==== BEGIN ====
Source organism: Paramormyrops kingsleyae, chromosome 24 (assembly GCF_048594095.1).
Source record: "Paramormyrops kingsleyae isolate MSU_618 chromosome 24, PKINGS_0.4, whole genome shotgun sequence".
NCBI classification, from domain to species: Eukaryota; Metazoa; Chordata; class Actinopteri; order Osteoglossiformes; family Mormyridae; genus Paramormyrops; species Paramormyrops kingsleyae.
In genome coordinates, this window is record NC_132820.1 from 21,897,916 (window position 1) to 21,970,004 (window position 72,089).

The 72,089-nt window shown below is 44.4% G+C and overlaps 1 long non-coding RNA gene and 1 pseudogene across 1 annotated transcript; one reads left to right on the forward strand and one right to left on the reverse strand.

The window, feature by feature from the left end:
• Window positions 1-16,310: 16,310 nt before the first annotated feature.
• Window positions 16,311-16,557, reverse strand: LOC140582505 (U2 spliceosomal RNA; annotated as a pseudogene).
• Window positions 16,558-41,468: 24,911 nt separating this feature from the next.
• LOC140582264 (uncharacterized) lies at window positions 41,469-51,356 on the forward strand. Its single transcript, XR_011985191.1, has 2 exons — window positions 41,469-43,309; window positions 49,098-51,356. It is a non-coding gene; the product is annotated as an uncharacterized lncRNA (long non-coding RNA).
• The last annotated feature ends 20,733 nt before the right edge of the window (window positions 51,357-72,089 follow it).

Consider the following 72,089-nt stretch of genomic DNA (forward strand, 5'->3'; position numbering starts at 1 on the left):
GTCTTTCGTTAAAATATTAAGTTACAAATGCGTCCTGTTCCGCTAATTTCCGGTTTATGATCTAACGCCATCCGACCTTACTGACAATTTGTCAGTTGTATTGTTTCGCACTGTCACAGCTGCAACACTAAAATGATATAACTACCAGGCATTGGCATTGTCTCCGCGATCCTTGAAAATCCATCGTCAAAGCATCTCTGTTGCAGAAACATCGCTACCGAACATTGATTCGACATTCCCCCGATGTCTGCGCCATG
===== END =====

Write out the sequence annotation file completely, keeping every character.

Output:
Source organism: Paramormyrops kingsleyae, chromosome 24 (assembly GCF_048594095.1).
Source record: "Paramormyrops kingsleyae isolate MSU_618 chromosome 24, PKINGS_0.4, whole genome shotgun sequence".
NCBI classification, from domain to species: Eukaryota; Metazoa; Chordata; class Actinopteri; order Osteoglossiformes; family Mormyridae; genus Paramormyrops; species Paramormyrops kingsleyae.
In genome coordinates, this window is record NC_132820.1 from 21,897,916 (window position 1) to 21,970,004 (window position 72,089).

The 72,089-nt window shown below is 44.4% G+C and overlaps 1 long non-coding RNA gene and 1 pseudogene across 1 annotated transcript; one reads left to right on the forward strand and one right to left on the reverse strand.

The window, feature by feature from the left end:
• Window positions 1-16,310: 16,310 nt before the first annotated feature.
• Window positions 16,311-16,557, reverse strand: LOC140582505 (U2 spliceosomal RNA; annotated as a pseudogene).
• Window positions 16,558-41,468: 24,911 nt separating this feature from the next.
• LOC140582264 (uncharacterized) lies at window positions 41,469-51,356 on the forward strand. Its single transcript, XR_011985191.1, has 2 exons — window positions 41,469-43,309; window positions 49,098-51,356. It is a non-coding gene; the product is annotated as an uncharacterized lncRNA (long non-coding RNA).
• The last annotated feature ends 20,733 nt before the right edge of the window (window positions 51,357-72,089 follow it).

Consider the following 72,089-nt stretch of genomic DNA (forward strand, 5'->3'; position numbering starts at 1 on the left):
GTCTTTCGTTAAAATATTAAGTTACAAATGCGTCCTGTTCCGCTAATTTCCGGTTTATGATCTAACGCCATCCGACCTTACTGACAATTTGTCAGTTGTATTGTTTCGCACTGTCACAGCTGCAACACTAAAATGATATAACTACCAGGCATTGGCATTGTCTCCGCGATCCTTGAAAATCCATCGTCAAAGCATCTCTGTTGCAGAAACATCGCTACCGAACATTGATTCGACATTCCCCCGATGTCTGCGCCATG